Judd: Obviously a society can’t exist without government. There are a lot of things that government has to do. For example, everybody wants peace. Now, how do you get peace? People have been praying for it from time immemorial. They don’t have it. I can reduce my own thinking on this to four simple propositions. There is no peace without order. Peace is a by-product of order. It can be imposed, which is the peace of tyranny. Or it can be peace by voluntary agreement, as when our thirteen colonies federated in order to establish order. But there can be no enduring order without justice. That which oppresses people will be overthrown. They will maneuver and scheme and march or whatever may be needed, until they can change it. Third, there can be no effective justice without the machinery of justice: the making of laws, the interpretation of laws, the enforcement of laws. That’s government. But there can be no effective machinery of justice without men and women with the will and the good will to produce, to create the machinery and then to use it for these purposes. Therefore, government has to do these things. Evangelism won’t have a chance to operate unless government maintains a free society. Evangelism can’t do what government can do, just as government can’t do what evangelism does in helping change the hearts and minds of people.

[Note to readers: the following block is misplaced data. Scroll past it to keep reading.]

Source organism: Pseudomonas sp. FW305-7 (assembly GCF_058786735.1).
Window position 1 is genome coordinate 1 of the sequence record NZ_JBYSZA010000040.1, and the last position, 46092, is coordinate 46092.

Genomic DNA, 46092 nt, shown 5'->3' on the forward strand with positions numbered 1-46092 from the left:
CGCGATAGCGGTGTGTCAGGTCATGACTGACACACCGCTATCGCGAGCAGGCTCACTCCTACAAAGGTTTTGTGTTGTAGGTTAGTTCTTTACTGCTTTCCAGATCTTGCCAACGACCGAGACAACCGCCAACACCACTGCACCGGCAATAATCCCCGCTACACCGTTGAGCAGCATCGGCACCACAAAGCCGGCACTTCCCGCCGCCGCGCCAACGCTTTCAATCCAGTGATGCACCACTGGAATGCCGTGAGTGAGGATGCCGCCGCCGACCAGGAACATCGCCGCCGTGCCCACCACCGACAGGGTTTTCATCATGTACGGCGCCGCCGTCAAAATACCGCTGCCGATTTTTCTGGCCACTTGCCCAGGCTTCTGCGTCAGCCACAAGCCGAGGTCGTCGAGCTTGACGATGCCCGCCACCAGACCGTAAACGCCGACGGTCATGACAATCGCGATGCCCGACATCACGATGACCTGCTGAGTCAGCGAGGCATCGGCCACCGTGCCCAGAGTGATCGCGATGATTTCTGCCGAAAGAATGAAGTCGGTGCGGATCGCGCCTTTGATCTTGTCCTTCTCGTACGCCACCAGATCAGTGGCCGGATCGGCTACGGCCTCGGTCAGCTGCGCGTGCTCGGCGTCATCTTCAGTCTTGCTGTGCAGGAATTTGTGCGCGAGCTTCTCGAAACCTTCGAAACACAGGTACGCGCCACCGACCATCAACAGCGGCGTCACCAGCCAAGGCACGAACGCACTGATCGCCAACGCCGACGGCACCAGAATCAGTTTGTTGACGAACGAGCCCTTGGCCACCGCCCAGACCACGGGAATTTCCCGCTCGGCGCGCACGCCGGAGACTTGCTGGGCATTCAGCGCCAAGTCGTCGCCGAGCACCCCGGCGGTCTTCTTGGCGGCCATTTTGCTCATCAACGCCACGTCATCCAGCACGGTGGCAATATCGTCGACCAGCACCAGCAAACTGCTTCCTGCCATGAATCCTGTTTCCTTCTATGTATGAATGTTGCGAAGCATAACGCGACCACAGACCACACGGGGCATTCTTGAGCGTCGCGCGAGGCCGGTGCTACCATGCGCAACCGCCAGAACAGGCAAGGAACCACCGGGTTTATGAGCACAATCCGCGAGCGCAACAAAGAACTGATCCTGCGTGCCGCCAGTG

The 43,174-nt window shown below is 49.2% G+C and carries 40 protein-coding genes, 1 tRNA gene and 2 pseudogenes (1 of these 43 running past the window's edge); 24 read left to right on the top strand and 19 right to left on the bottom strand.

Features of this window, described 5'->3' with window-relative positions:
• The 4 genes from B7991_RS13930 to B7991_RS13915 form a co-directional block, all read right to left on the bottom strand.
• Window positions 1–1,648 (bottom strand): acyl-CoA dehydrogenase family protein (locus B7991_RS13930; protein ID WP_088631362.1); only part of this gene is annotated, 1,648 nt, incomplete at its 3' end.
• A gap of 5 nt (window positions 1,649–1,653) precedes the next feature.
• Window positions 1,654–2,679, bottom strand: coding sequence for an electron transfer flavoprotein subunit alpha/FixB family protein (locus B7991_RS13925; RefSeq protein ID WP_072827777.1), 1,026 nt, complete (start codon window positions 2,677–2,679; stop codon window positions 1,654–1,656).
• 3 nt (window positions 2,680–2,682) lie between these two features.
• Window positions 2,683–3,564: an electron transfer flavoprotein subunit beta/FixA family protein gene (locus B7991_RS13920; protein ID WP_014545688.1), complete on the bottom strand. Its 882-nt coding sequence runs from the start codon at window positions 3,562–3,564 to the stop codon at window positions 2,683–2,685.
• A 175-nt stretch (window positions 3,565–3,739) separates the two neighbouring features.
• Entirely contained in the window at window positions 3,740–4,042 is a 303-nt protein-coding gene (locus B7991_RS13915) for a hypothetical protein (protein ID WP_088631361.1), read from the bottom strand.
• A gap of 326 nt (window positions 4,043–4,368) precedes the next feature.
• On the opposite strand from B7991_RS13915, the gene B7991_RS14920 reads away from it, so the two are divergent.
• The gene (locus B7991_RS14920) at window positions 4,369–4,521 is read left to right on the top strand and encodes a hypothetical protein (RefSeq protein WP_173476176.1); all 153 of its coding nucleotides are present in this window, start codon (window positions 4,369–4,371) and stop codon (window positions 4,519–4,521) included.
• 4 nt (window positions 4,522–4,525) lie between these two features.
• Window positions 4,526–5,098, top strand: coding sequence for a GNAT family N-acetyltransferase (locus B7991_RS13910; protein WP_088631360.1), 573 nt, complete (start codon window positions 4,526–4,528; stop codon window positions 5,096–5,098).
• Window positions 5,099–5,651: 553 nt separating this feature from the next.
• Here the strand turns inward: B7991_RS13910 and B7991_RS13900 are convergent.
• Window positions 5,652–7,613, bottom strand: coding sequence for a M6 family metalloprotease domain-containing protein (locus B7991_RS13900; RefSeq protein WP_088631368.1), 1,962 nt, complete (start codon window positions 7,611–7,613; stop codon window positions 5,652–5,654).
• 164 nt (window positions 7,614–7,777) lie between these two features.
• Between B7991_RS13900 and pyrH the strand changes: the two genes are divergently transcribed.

Henry: What of the military in this respect?

Broger: The young men and women who go into the military are a direct reflection of the national conscience of the people. If this nation is headed in the right direction, its military will fight for the right things. I think this is true in the wars that America has participated in. We find the morale is high, but again, it’s always a direct reflection of the caliber, the conscience, the timber of the people themselves.

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Henry: What do you think we ought ideally to expect from science?

Whitnah: Well, we normally look to science to solve some of our biggest problems such as the cure of diseases. We look for science to be able to convert ocean water into fresh water, of which there is a great shortage. We look for science to improve our means of communication and transportation. But more basically, science, like civil government, has its roots in the will of God, and we need to pursue science in order to carry out God’s commandment to have dominion over the earth. I believe that in this way we can establish a moral and an ethical control over nature that otherwise wouldn’t be possible. We’ve seen a lot of progress in various scientific areas, but unfortunately we do not see the same progress in human relations. Even science, which of itself can be used for good or for evil, has become perverted and misused by so many of our leaders. Science is really perverse in some of its applications.

Henry: Isn’t this a point that we ought to pursue, that modern man tends to look to each of these dynamisms—political, military, scientific—as the saviour of human civilization? We might well ask ourselves why it is that these can’t fulfill the function that only evangelism and the Gospel of Christ can fulfill.